[Scenario #3]

  • Lets say that you’re at work, and a particular co-worker seems to be under-performing when compared to the rest of the bunch.  Perhaps as a result, this particular co-worker becomes the butt of many jokes and such – with a lot of people talking behind their back about how they’re lazy, or when one of the other coworkers messes up, they start calling it “pulling a <insert name of under-performing co-worker here>“.  This behavior is also unacceptable when you look at it from the aspect that we’re all equals.  Here are a few justifications:
    • Once again, just because the co-worker is under-performing does not imply that its due to lack of effort.  As stated before – not everyone has the same set of talents.  In a different job, perhaps you’d look like the under-performer while your co-worker would be able to complete their job effortlessly.  You may say “well, if the co-worker would be more effective at another job – why don’t they just change jobs?” – to which I remind you that not everyone’s talents are in high demand.  Maybe they want to be moved to a new position and they just haven’t found the opportunity yet due to low demand.
    • Generally – pointing out someone else’s flaws is a reflection of one’s own flaws.  When you see that a co-worker is under-performing and you accuse them of being intentionally lazy – that’s telling.  It means that when you think of under-performing, that your natural inclination is to think “well if I was under-performing, it’d likely be due to my own intentional laziness” and not something like “well maybe he’s going through a rough time at home, so maybe I shouldn’t make assumptions” or “maybe he’s caught spinning his wheels on something – perhaps I could help walk him through it”.

[Scenario #4]

  • Lets say that you’ve recently participated in an election, and as a result of the election you’re making broad generalizations about the other non-party members.  In addition, lets say that as a result of the election – the two parties are obstructing each other’s progress strictly based on the principle that “other party = evil” and not actually based on the merits of each party’s proposals.  Lets go beyond that even and say that the media is further fanning the flames by constantly posing stories from the perspective of party1 vs. party2 making it look like an ongoing battle between the two parties, which is further dividing the population.  Lets keep going with this idea even further and say that it’s gotten to the point that even if people don’t fully identify with either party1 or party2, they feel the need to – as the support for party1 and party2 completely negates any possibility of a third party arising.
    • In this case, both members of party1 and party2 are forgetting the key fact that humans are equals.  In general – people have the same overarching goals.  People want to live happy, healthy, meaningful lives.  When you’ve got a massive country, it’s expected that you’ll have many different people of different backgrounds, opinions, and livelihoods.  If you’re going to find a set of policies that satisfies everyone, it’s likely going to involve a compromise among the various groups.  You’re never going to find a mutually-agreeable compromise when the population is divided.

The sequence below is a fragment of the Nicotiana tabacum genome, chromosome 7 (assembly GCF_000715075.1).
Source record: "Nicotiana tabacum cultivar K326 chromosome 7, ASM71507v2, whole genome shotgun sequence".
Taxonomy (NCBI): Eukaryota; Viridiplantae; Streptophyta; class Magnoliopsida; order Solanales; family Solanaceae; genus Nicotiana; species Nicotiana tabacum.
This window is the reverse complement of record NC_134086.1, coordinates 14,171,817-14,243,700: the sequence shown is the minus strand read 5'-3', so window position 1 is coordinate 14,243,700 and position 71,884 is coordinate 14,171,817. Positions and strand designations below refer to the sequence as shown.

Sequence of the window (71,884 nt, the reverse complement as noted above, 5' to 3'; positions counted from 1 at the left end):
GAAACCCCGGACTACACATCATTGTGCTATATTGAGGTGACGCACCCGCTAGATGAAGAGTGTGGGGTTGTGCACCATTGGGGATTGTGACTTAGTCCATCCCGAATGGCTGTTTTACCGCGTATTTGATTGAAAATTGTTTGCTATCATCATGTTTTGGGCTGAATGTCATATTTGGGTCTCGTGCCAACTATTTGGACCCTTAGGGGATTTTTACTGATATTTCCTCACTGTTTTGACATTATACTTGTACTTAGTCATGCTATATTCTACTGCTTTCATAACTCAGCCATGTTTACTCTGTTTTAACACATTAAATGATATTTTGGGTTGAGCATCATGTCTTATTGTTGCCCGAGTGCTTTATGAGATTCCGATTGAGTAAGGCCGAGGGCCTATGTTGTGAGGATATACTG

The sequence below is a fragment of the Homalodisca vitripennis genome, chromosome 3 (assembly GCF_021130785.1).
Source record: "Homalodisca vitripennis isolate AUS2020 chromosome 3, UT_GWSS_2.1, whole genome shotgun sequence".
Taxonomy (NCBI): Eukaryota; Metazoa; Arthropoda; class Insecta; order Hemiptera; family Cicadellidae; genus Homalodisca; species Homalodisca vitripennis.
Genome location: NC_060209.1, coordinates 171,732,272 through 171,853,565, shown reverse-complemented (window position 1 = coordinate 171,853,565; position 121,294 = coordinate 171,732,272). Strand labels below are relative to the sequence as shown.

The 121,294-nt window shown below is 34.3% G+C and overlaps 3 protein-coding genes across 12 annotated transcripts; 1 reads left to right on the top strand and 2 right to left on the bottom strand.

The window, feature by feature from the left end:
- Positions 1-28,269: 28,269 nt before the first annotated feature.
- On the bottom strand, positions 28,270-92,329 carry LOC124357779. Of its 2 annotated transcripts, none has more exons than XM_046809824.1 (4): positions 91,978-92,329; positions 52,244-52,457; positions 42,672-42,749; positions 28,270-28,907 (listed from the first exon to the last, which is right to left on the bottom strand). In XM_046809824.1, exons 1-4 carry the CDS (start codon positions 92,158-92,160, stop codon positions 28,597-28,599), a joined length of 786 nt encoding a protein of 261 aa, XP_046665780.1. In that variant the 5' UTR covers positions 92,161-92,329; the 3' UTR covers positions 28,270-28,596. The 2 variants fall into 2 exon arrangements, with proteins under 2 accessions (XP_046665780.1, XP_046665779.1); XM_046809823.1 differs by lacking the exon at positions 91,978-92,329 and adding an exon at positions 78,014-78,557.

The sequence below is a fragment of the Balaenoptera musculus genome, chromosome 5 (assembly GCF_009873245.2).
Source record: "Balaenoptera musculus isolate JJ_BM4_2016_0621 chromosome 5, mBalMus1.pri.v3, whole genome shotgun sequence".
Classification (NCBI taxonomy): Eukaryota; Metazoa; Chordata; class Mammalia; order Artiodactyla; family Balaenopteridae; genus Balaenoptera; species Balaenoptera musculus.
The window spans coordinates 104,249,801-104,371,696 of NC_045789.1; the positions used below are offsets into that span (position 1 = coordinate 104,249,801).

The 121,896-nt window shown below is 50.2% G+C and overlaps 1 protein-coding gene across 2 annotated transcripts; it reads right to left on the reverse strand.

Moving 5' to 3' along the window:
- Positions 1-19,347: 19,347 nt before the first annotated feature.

• Looking at the options of (1) having two parties acting in disarray, actively blocking each other vs. (2) having two parties that act in unison to find compromises for the betterment of mankind – it’s clear that the second option is preferable.  Finding workable, and mutually-amenable solutions to problems is a lot easier when there’s a cooperative environment.  Not to mention – long-term solutions generally require slow thought and deliberation (remember Maxim #2!).  When you’ve got parties that would rather stick to their principles – or parties that are more focused on making the other party fail and/or look bad – then you’ve got a country with major issues.
    • Division tactics have been used a lot (whether it be unintentionally or intentionally) in the past in order to create divisions in populations for the purpose of control.  When you find yourself focusing on other humans or groups of humans as the enemy – you should ask yourself who benefits from the division that’s been created

There are many, many more areas where this can be applied.  To list a few that come to mind:

  • Divisions/stereotypes based on racial groupings (e.g. Black vs. White, comparing crime rates)
  • Divisions/stereotypes based on genders (e.g.: Women vs. Men, comparing athletic ability)
  • Divisions/stereotypes based on hobbies or social groupings (e.g.: Judgements against people who identify as ‘Bronies’)
  • Divisions/stereotypes based on religion (e.g.: Christianity vs Islam vs Atheists, comparing rates of violence)
  • Divisions/stereotypes based on diagnosed illnesses/disorders (e.g.: Disabled vs. Not Disabled, Mentally Ill vs. Not Mentally Ill, comparing general ability/productivity)
  • Many more…

Of the Maxim’s that I’ve posted so far, I’ve realized that this one is likely the one that I’ve got the most issues following in my own life.  It’s very easy to put people into ‘buckets‘ and apply broad generalizations – it seems all too natural for me to look for patterns in life; especially when it comes to looking for patterns in the behavior of other humans.  Try to remember to treat other humans as equals and as individuals.